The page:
IMC 2017: Sessions

Session 540: Between Licit and Illicit Economy: Norms and Forms of Distribution in the Maritime World, c. 1200-1600, I

Tuesday 4 July 2017, 09.00-10.30

Organisers:Thomas Heebøll-Holm, Institut for Historie, Syddansk Universitet, Odense
Gregor Rohmann, Seminar für Mittlere und Neuere Geschichte, Georg-August-Universität Göttingen
Moderator/Chair:Thomas Heebøll-Holm, Institut for Historie, Syddansk Universitet, Odense
Paper 540-aPirates on the Coast: Littoral Expansion and Maritime Predation in Liguria and Dalmatia, 1300-1500
(Language: English)
Emily Sohmer Tai, Department of History, Queensborough Community College, City University of New York
Index terms: Economics - General, Law, Maritime and Naval Studies, Military History
Paper 540-bInventing 'Klipphaefen': Law, Distribution, and the Construction of Piracy in the Baltic Sea, 14th to 16th Centuries
(Language: English)
Philipp Höhn, Sonderforschungsbereich 1095 'Schwächediskurse und Ressourcenregime', Goethe-Universität, Frankfurt am Main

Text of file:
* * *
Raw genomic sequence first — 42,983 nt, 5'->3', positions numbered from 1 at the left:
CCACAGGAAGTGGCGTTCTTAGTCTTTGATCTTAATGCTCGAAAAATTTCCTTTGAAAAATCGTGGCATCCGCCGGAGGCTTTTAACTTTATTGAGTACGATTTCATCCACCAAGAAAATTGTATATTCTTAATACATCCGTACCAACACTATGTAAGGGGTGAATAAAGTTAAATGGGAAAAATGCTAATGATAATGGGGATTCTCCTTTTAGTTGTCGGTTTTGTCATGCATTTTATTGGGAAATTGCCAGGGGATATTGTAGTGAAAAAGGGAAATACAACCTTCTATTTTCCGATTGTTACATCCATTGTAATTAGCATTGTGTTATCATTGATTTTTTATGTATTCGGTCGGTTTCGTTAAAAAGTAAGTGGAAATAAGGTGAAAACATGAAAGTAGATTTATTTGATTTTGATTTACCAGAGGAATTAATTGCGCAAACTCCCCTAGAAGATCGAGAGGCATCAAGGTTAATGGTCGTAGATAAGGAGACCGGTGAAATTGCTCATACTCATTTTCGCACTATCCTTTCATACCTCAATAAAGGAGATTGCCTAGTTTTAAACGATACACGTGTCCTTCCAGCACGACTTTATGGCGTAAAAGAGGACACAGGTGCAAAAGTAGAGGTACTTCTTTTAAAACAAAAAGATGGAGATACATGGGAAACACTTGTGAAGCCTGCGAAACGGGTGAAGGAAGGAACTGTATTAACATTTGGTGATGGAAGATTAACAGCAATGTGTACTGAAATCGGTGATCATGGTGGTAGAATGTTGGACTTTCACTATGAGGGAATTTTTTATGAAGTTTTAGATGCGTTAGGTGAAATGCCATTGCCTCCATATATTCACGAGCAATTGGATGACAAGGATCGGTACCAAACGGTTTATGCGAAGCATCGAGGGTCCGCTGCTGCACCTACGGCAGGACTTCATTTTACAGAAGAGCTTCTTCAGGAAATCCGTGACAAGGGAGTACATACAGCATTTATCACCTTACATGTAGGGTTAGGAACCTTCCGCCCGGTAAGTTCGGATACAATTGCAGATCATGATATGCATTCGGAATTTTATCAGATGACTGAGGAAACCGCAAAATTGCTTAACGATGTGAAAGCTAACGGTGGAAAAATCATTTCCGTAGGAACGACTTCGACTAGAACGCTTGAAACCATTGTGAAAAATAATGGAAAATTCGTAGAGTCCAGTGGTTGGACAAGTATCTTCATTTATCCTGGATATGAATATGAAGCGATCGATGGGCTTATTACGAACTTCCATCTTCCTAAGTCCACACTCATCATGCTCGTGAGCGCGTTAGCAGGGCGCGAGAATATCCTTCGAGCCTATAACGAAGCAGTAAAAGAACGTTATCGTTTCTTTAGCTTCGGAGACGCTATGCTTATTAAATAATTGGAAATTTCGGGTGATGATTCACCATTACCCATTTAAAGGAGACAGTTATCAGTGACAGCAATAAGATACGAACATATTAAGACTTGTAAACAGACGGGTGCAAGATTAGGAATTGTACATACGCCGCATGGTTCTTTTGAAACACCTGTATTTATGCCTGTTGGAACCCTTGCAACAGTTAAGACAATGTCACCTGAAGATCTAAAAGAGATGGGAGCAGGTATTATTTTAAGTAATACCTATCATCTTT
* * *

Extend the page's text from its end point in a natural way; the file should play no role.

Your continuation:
Index terms: Economics - General, Law, Maritime and Naval Studies, Military History
Paper 540-cThe Naval Warfare of Communal Genoa
(Language: English)
Christoph Dartmann, Historisches Seminar, Universität Hamburg
Index terms: Economics - General, Law, Maritime and Naval Studies, Military History
Abstract

Traditionally legal and economic history of the maritime world tends to differentiate clearly between licit trade and illicit piracy, smuggling, fraud and corruption. However maritime societies before the commercial revolution and the emergence of the sovereign state were shaped by legal and normative pluralism. Nevertheless in the late Middle Ages governments increased their efforts to create a legal distinction between the two kinds of economic activities in order to regulate markets both to protect the so-called peaceful trade and to extend their own power in the maritime realm. With this session we aim to explore and compare these emerging distinctions of and their impact on economic activity in various late medieval maritime theatres of operations.